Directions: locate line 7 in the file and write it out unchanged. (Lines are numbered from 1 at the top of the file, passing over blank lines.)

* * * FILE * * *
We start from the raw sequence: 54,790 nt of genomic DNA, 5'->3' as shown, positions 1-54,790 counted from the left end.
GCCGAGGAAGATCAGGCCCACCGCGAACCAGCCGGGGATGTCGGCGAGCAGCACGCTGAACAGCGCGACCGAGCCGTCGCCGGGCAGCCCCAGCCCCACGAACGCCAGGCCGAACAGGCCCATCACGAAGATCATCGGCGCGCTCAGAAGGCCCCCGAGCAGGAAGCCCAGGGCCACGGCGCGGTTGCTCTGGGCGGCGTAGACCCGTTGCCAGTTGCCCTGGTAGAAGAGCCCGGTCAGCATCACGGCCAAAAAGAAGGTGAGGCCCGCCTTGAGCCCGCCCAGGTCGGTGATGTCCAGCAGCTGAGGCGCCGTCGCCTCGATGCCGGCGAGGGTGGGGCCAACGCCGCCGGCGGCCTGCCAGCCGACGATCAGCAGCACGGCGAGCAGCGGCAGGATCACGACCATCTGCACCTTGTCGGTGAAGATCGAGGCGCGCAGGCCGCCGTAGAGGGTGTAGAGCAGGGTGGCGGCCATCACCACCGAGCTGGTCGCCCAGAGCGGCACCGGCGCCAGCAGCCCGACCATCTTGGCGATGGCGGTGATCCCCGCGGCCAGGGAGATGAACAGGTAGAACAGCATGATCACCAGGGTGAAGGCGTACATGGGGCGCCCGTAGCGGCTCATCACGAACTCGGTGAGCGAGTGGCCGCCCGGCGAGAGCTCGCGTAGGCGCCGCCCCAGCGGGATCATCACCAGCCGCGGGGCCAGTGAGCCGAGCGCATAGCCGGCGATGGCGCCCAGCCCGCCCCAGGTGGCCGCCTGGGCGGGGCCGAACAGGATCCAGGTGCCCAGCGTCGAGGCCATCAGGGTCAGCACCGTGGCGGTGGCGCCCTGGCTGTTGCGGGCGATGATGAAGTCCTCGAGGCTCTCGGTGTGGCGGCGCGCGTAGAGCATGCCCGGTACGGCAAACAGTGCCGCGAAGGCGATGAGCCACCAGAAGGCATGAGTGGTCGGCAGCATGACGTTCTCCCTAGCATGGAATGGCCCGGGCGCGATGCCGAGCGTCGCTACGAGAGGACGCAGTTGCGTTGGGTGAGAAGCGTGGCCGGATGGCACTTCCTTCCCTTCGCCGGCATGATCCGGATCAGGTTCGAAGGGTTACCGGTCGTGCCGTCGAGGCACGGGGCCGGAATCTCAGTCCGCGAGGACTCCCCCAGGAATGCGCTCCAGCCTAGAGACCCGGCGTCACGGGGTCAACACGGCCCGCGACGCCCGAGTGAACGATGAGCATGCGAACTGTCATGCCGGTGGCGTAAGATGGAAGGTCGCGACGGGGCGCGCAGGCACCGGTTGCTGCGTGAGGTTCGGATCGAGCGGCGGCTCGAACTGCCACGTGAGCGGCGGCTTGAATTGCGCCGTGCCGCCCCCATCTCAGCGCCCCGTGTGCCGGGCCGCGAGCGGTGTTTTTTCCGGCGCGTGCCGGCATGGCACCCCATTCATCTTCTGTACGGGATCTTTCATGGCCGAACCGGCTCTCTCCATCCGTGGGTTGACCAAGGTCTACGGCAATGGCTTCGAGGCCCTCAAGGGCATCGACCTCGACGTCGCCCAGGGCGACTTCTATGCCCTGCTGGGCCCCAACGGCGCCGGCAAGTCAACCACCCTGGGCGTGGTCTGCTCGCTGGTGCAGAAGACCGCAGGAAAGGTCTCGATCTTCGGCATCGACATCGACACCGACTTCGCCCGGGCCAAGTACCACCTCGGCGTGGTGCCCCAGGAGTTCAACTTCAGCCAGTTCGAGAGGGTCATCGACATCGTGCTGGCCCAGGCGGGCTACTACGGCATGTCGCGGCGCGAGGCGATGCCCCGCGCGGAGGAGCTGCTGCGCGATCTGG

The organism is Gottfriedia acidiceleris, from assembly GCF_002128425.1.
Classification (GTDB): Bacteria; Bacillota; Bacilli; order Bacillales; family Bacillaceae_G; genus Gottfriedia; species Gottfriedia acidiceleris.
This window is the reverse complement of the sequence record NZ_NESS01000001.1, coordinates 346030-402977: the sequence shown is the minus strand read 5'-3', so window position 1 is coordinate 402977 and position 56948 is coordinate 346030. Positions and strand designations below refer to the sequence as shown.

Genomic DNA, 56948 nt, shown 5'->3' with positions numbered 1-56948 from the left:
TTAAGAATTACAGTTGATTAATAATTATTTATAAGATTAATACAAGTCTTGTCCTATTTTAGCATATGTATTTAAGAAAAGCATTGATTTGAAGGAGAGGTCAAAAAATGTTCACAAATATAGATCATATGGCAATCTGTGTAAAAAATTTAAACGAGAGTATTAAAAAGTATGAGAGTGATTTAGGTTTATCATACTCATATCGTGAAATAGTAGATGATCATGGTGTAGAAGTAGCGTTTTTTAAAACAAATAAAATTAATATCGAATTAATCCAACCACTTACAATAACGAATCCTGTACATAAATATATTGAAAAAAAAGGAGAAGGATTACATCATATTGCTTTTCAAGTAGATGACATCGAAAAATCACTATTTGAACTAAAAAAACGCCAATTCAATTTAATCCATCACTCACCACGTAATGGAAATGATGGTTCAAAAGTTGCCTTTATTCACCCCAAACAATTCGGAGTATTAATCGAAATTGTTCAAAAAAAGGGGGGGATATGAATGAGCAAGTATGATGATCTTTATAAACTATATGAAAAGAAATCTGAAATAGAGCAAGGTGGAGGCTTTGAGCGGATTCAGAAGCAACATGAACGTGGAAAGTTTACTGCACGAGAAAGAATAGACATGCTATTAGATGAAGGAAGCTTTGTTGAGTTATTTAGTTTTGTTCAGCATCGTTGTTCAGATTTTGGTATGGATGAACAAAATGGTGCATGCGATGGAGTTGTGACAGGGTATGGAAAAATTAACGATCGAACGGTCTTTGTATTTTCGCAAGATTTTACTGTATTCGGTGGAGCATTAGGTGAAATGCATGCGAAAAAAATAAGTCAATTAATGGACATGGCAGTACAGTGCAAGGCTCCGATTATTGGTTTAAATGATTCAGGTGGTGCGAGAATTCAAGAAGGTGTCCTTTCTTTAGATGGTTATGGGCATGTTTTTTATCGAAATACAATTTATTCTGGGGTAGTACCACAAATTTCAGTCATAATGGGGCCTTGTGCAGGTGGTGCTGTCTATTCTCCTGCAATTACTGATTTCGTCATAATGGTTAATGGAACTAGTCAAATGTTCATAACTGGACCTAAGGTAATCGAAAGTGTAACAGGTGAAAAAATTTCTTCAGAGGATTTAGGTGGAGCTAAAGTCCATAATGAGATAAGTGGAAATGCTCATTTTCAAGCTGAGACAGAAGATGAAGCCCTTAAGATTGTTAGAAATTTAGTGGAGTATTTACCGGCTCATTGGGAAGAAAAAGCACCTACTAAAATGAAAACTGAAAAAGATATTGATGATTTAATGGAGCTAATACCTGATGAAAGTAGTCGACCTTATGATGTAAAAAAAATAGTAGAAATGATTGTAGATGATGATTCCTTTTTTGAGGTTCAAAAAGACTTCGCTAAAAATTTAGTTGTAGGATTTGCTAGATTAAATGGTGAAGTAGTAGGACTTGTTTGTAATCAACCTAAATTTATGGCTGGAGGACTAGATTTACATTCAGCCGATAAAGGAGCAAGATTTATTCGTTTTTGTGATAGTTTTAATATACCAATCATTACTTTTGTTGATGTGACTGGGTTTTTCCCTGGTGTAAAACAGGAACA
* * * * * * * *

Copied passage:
TTAAGAATTACAGTTGATTAATAATTATTTATAAGATTAATACAAGTCTTGTCCTATTTTAGCATATGTATTTAAGAAAAGCATTGATTTGAAGGAGAGGTCAAAAAATGTTCACAAATATAGATCATATGGCAATCTGTGTAAAAAATTTAAACGAGAGTATTAAAAAGTATGAGAGTGATTTAGGTTTATCATACTCATATCGTGAAATAGTAGATGATCATGGTGTAGAAGTAGCGTTTTTTAAAACAAATAAAATTAATATCGAATTAATCCAACCACTTACAATAACGAATCCTGTACATAAATATATTGAAAAAAAAGGAGAAGGATTACATCATATTGCTTTTCAAGTAGATGACATCGAAAAATCACTATTTGAACTAAAAAAACGCCAATTCAATTTAATCCATCACTCACCACGTAATGGAAATGATGGTTCAAAAGTTGCCTTTATTCACCCCAAACAATTCGGAGTATTAATCGAAATTGTTCAAAAAAAGGGGGGGATATGAATGAGCAAGTATGATGATCTTTATAAACTATATGAAAAGAAATCTGAAATAGAGCAAGGTGGAGGCTTTGAGCGGATTCAGAAGCAACATGAACGTGGAAAGTTTACTGCACGAGAAAGAATAGACATGCTATTAGATGAAGGAAGCTTTGTTGAGTTATTTAGTTTTGTTCAGCATCGTTGTTCAGATTTTGGTATGGATGAACAAAATGGTGCATGCGATGGAGTTGTGACAGGGTATGGAAAAATTAACGATCGAACGGTCTTTGTATTTTCGCAAGATTTTACTGTATTCGGTGGAGCATTAGGTGAAATGCATGCGAAAAAAATAAGTCAATTAATGGACATGGCAGTACAGTGCAAGGCTCCGATTATTGGTTTAAATGATTCAGGTGGTGCGAGAATTCAAGAAGGTGTCCTTTCTTTAGATGGTTATGGGCATGTTTTTTATCGAAATACAATTTATTCTGGGGTAGTACCACAAATTTCAGTCATAATGGGGCCTTGTGCAGGTGGTGCTGTCTATTCTCCTGCAATTACTGATTTCGTCATAATGGTTAATGGAACTAGTCAAATGTTCATAACTGGACCTAAGGTAATCGAAAGTGTAACAGGTGAAAAAATTTCTTCAGAGGATTTAGGTGGAGCTAAAGTCCATAATGAGATAAGTGGAAATGCTCATTTTCAAGCTGAGACAGAAGATGAAGCCCTTAAGATTGTTAGAAATTTAGTGGAGTATTTACCGGCTCATTGGGAAGAAAAAGCACCTACTAAAATGAAAACTGAAAAAGATATTGATGATTTAATGGAGCTAATACCTGATGAAAGTAGTCGACCTTATGATGTAAAAAAAATAGTAGAAATGATTGTAGATGATGATTCCTTTTTTGAGGTTCAAAAAGACTTCGCTAAAAATTTAGTTGTAGGATTTGCTAGATTAAATGGTGAAGTAGTAGGACTTGTTTGTAATCAACCTAAATTTATGGCTGGAGGACTAGATTTACATTCAGCCGATAAAGGAGCAAGATTTATTCGTTTTTGTGATAGTTTTAATATACCAATCATTACTTTTGTTGATGTGACTGGGTTTTTCCCTGGTGTAAAACAGGAACA